Wives, mothers and daughters all play a part in these stories of domestic suspense. Struggling with a toxic situation, very few of these women are victims, most are the catalysts who know what they are doing and do it well. The decidedly creepy way that some of these women handle difficult situations certainly kept the pages turning.

Sarah Weinman who is responsible for this collection, offers a short bio on each author and although I had heard of most, there were a few that were new to me. I now have a lengthy list of authors whose books I will be searching for. Of course not every story in the collection was memorable, there were a few that fell flat but overall this is a very worthy collection and well worth the time spent reading. ( )
  DeltaQueen50 | Jan 9, 2015 |
This anthology collects fourteen stories by women writers from the mid-20th century, writers hailed as the forebears of the many women writing mysteries today. Of course, there were many women writing mysteries back in the 30s, 40s, and 50s also, but these authors were among the first women writing for the pulp mystery magazines. Most of the stories were at a minimum entertaining and often creepy and scary.

Some of the writers are better known, like Patricia Highsmith, Shirley Jackson, and Dorothy B. Hughes (with a somewhat odd tale), but others were new to me. I was particularly glad to make the acquaintance of Nedra Tyre (with the creepy and pointed "A Nice Place to Stay"), Helen Nielsen (there's quite a twist in "Don't Sit Under the Apple Tree") and Elisabeth Sanxay Holding and Charlotte Armstrong, in both of whose stories the reader suspects more than at least some of the characters. I enjoyed several of the other stories too, but of course no reader likes every story in an anthology. This was a fun read.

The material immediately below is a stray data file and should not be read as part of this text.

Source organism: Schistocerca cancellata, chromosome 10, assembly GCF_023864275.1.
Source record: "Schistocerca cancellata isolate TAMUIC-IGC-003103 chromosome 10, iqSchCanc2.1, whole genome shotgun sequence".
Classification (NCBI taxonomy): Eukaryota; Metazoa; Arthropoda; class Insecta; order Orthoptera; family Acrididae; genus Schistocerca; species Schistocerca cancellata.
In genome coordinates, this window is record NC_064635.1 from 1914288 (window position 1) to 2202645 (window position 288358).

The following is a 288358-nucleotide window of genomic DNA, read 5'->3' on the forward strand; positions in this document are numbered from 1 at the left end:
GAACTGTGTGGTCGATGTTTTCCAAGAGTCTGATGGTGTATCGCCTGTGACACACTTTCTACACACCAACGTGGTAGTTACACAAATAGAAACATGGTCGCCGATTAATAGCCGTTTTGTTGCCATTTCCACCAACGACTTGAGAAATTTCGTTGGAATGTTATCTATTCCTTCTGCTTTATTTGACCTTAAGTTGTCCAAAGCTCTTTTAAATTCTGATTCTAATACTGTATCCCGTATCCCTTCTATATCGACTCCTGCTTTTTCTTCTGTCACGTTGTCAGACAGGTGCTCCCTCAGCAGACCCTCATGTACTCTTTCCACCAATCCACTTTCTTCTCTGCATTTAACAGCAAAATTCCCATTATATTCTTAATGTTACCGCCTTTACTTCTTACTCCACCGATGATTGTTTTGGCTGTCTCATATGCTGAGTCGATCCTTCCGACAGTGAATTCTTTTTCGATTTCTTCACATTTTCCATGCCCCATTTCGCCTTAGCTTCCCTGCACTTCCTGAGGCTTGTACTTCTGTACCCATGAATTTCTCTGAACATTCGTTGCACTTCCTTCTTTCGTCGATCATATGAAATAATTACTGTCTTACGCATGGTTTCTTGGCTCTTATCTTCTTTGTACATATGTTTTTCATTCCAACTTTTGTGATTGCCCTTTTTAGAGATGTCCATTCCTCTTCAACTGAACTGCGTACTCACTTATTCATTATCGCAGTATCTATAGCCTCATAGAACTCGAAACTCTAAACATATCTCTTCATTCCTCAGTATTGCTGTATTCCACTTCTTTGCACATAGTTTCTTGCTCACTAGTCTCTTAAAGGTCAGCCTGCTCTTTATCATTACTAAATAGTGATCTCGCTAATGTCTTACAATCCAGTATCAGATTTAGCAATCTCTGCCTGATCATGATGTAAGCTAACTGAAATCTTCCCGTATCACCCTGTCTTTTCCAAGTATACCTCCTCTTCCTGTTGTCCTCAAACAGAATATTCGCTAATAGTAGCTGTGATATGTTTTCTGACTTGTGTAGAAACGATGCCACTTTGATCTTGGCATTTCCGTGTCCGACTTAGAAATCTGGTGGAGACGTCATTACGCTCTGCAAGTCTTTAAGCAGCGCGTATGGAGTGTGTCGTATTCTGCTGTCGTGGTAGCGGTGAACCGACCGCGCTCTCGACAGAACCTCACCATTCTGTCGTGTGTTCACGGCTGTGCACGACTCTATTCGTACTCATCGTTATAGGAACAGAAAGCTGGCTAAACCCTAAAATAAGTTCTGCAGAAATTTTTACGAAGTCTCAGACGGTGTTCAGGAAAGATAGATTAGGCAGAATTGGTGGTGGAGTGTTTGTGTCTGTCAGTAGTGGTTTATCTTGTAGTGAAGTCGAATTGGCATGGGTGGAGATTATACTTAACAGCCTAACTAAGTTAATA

1 vote rebeccanyc | Jun 22, 2014 |
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» Add other authors

Author nameRoleType of authorWork?Status
Weinman, SarahEditorprimary authorall editionsconfirmed
Armstrong, CharlotteContributorsecondary authorall editionsconfirmed
Callahan, BarbaraContributorsecondary authorall editionsconfirmed
Caspary, VeraContributorsecondary authorall editionsconfirmed
Davis, Dorothy SalisburyContributorsecondary authorall editionsconfirmed
Deford, Miriam AllenContributorsecondary authorall editionsconfirmed
Harrington, JoyceContributorsecondary authorall editionsconfirmed
Highsmith, PatriciaContributorsecondary authorall editionsconfirmed
Holding, Elisabeth SanxayContributorsecondary authorall editionsconfirmed
Hughes, Dorothy B.Contributorsecondary authorall editionsconfirmed
Jackson, ShirleyContributorsecondary authorall editionsconfirmed
Millar, MargaretContributorsecondary authorall editionsconfirmed